center: { lat: 37.7397, lng: -121.4252 }


In the AppComponent class we are creating a ViewChild variable using the #map variable name and assigning it to a TypeScript variable that we can continue to use.

In the constructor method we are initializing the HERE platform service using the App ID and App Code that we obtain through our developer account. The constructor method is triggered when the component is created.

This takes us to the ngAfterViewInit method which is triggered after the HTML view is initialized. Because we are working with a UI component, it is not a good idea to run any map related code until we’re sure the UI has rendered. When we initialize the map, we use the mapElement variable that is linked to the HTML.

You can test the application by executing the following from your command line:

ng serve

In this scenario everything is more or less hard-coded and is not really able to be recycled within the application. The second approach is going to change this.

Developing a Map Component with Custom Input Attributes

The next approach is to create a component to strictly maintain the map and nothing else. Within this component we can define input attributes so values can be defined via HTML attributes and not directly in the TypeScript.

With the command line within your project’s path, execute the following command:

ng g component here-map

The above command will create a new Angular component and link it within the project’s src/app/app.module.ts file.

Open the project’s src/app/here-map/here-map.component.ts file so we can define the core logic:

import { Component, OnInit, ViewChild, ElementRef, Input } from '@angular/core';

declare var H: any;

    selector: 'here-map',
    templateUrl: './here-map.component.html',
    styleUrls: ['./here-map.component.css']
export class HereMapComponent implements OnInit {

    public mapElement: ElementRef;

    private _apikey: any;

    public lat: any;

    public lng: any;

    public width: any;

    public height: any;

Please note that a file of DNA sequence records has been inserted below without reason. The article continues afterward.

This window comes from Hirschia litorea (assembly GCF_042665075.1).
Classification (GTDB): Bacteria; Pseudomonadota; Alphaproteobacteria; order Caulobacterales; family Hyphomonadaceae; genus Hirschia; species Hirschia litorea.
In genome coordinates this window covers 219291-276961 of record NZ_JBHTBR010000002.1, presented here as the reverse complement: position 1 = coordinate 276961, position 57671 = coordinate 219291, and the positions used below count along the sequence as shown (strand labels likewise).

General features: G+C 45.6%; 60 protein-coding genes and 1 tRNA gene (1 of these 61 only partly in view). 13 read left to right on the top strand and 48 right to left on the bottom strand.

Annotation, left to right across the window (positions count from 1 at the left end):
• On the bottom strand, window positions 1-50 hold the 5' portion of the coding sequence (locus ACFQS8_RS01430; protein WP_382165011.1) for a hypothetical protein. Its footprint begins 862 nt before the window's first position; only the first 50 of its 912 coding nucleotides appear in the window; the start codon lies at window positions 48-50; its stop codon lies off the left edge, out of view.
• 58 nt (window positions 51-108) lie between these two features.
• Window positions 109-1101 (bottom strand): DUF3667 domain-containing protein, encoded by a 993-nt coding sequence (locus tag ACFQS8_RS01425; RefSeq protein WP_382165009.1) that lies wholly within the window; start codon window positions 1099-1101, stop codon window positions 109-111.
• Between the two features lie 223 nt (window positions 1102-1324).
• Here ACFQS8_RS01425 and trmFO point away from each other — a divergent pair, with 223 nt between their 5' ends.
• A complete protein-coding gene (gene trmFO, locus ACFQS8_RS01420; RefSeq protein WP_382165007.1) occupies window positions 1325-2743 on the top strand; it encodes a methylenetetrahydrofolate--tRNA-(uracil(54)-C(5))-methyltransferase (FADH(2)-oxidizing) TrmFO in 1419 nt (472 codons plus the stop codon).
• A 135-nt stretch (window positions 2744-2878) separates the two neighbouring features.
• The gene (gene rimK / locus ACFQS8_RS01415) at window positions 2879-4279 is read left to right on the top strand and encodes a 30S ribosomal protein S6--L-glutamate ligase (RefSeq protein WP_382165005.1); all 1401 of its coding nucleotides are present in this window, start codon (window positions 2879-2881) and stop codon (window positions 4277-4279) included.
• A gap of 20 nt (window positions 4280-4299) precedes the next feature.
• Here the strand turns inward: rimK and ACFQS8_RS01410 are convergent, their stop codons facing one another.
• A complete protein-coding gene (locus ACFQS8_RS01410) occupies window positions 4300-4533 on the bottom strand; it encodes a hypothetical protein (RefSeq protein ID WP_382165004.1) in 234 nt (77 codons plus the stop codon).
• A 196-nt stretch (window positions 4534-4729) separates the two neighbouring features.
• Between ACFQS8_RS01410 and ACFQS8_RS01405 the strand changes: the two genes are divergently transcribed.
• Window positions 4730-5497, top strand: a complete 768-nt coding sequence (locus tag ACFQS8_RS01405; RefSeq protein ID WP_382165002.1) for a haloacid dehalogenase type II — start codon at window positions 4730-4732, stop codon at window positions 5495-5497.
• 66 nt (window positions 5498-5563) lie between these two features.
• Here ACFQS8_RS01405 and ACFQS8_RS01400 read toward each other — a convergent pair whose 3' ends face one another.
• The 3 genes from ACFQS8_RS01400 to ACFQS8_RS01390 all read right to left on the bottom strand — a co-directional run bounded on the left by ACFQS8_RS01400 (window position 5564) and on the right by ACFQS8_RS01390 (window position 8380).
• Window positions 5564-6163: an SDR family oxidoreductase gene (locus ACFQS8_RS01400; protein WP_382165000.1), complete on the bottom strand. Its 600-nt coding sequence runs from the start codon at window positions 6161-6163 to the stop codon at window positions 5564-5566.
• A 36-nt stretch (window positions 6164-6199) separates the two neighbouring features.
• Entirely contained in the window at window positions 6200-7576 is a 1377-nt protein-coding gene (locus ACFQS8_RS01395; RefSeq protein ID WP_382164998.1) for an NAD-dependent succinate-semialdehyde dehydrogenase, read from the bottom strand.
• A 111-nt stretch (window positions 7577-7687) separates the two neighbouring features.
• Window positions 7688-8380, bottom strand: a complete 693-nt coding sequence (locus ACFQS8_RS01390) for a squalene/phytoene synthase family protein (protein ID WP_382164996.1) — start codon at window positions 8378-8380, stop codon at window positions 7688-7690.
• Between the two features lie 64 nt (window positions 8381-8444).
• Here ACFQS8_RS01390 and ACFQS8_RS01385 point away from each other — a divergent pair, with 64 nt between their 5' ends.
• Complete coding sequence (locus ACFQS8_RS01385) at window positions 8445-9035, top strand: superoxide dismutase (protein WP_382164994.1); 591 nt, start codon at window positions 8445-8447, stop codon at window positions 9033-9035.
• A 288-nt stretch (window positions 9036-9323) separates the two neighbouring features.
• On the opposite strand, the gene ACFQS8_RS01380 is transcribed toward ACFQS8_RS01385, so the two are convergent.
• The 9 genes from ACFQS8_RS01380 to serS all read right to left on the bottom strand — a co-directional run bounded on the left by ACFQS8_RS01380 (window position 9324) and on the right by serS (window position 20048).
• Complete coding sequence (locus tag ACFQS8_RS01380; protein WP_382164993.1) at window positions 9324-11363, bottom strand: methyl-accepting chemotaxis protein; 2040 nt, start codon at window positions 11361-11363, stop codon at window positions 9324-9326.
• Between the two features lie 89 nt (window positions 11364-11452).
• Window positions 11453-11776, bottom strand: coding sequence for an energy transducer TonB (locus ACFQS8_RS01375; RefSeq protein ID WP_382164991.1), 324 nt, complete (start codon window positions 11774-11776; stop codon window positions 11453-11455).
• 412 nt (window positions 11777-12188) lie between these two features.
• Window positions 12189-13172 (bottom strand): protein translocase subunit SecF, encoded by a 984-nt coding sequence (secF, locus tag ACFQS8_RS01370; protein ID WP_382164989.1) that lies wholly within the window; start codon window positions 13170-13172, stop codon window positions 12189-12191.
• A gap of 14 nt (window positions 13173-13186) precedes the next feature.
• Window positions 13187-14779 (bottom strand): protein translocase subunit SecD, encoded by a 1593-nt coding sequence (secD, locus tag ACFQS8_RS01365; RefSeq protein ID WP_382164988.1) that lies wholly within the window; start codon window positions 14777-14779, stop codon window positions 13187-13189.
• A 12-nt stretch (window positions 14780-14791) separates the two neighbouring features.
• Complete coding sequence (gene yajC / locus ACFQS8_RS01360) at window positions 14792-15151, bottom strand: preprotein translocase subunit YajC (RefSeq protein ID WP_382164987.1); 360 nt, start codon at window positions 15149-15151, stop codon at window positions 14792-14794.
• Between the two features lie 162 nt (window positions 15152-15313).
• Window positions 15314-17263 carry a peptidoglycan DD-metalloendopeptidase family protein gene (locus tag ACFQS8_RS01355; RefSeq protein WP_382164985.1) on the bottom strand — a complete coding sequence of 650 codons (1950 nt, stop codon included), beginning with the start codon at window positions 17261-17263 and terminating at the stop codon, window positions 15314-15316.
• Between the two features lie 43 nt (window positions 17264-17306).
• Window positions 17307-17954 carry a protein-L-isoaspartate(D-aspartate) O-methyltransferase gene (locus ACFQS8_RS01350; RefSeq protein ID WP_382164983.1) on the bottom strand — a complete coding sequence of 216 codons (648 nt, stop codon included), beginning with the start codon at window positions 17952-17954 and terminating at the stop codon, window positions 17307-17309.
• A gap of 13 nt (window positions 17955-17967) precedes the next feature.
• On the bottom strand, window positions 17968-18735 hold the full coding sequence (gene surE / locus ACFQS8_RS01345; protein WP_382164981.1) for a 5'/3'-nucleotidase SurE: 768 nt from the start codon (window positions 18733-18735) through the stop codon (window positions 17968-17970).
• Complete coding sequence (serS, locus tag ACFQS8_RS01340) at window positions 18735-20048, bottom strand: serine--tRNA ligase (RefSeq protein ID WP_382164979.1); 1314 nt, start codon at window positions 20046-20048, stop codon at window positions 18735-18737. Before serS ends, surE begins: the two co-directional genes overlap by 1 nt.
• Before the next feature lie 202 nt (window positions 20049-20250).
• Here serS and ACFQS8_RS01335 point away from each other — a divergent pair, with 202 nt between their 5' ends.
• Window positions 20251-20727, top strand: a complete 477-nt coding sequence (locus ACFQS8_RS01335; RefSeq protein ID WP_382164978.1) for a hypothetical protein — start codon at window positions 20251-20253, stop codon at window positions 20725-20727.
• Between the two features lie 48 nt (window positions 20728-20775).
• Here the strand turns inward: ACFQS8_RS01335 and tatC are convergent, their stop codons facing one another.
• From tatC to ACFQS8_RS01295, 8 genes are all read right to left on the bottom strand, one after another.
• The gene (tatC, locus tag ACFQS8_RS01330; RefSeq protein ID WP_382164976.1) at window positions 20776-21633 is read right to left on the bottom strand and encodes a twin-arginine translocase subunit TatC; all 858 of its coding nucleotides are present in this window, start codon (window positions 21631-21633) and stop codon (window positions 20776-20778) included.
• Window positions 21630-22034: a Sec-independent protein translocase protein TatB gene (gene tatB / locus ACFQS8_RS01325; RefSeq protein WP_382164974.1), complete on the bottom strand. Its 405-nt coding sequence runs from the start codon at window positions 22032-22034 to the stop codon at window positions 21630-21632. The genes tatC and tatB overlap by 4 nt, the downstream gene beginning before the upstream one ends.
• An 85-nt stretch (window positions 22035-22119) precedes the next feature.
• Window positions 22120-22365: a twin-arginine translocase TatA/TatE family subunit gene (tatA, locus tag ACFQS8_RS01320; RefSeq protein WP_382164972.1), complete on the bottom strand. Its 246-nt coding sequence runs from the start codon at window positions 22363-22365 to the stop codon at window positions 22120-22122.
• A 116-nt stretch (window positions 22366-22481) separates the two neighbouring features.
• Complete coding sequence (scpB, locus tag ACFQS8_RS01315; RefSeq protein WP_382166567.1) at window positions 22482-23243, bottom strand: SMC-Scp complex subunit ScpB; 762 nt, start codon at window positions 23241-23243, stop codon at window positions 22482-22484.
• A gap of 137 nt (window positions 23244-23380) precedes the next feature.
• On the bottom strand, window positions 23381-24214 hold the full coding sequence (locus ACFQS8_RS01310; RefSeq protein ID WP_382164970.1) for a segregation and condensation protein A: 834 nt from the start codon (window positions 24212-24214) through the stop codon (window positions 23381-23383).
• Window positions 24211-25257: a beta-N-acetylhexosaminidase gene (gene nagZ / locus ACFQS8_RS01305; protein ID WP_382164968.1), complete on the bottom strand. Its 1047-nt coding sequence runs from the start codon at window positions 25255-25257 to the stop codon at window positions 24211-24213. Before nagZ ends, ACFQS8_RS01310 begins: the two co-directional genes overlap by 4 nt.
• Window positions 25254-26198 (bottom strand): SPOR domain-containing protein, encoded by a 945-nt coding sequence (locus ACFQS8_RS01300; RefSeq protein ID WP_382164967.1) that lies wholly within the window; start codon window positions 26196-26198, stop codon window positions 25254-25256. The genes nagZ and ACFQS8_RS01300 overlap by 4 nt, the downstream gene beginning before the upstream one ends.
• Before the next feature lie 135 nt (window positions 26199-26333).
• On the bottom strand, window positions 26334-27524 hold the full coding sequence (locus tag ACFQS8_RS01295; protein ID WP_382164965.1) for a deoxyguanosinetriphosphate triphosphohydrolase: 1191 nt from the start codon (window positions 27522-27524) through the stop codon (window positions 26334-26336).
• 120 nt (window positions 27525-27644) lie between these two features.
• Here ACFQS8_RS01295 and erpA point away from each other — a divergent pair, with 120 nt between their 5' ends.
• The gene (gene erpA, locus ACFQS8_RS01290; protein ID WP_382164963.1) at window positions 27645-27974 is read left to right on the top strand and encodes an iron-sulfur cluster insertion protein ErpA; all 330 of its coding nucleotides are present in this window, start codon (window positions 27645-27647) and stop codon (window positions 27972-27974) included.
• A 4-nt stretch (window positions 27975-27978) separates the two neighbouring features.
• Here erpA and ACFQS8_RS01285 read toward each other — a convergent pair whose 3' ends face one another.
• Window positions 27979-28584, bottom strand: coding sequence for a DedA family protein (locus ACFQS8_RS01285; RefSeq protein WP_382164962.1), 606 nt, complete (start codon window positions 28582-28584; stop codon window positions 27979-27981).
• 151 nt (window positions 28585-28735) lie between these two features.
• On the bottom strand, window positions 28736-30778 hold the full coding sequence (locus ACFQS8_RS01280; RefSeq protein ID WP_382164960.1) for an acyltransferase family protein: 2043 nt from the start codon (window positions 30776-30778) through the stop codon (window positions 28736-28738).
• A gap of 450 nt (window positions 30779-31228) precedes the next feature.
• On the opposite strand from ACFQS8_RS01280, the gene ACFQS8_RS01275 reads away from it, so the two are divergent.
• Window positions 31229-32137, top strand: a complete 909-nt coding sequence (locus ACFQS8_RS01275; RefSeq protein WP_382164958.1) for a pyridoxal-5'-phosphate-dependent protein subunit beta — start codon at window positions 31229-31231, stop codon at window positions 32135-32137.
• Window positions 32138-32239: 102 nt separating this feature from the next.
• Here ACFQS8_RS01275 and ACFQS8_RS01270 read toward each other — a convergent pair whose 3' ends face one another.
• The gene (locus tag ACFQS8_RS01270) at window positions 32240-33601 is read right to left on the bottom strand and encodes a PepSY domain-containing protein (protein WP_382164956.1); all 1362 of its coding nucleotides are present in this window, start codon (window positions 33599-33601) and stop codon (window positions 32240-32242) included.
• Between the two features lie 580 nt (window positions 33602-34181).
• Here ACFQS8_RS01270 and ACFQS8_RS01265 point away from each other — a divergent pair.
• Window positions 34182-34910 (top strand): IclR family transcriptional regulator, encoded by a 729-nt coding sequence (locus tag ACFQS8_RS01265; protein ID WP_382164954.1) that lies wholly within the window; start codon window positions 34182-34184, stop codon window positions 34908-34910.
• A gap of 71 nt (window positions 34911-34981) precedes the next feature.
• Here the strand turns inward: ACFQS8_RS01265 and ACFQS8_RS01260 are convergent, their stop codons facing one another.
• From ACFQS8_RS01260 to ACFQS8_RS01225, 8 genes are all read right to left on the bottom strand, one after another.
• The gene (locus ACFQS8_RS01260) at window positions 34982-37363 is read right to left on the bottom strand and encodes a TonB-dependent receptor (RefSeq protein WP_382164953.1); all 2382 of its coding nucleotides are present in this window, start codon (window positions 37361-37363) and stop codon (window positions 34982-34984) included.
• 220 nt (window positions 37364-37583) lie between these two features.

public constructor() { }

    public ngOnInit() { }

    public ngAfterViewInit() {
        let platform = new H.service.Platform({
            "apikey": this._apikey
        let defaultLayers = platform.createDefaultLayers();
        let map = new H.Map(
                zoom: 10,
                center: { lat: this.lat, lng: this.lng }


The above code is similar to what we’ve already seen, but not quite the same. We are creating a reference to a #map variable within our HTML, but we are also creating references to possible inputs. After the view initializes, the input values are used to initialize the map.

Let’s look at the HTML markup that pairs with our TypeScript. Open the project’s src/app/here-map/here-map.component.html file and include the following:

<div #map [style.width]="width" [style.height]="height"></div>

The above HTML also looks similar to what we’ve already seen. However, this time we are binding the public width and height variables from the TypeScript to the styling of the element. Eventually, these width and height values will be defined by the user.

Now let’s make use of our new Angular component. Going back to the project’s src/app/app.component.html file, wipe out what’s currently in there and include the following:

<here-map _apikey="API_KEY" lat="37.7397" lng="-121.4252" width="100%" height="835px"></here-map>

We’re going to break down what is happening in the above custom HTML tag. The here-map name is derived from our TypeScript file. In the TypeScript file you’ll notice that our selector is actually here-map. All the attributes on this custom tag are actually the inputs that we defined in the TypeScript file.

By creating a component for our map, I personally think it becomes easier to manage in Angular.


You just saw how to use maps in your web application built with Angular and the HERE Maps API for JavaScript. Generally the setup for JavaScript UI components require a bit more configuration than vanilla JavaScript, but as you’ve seen, it isn’t too bad.

With custom tag attributes, you could link up other aspects of the API to include markers or something else, all of which we’ll explore in future Angular tutorials.

Last Updated: 2020-10-06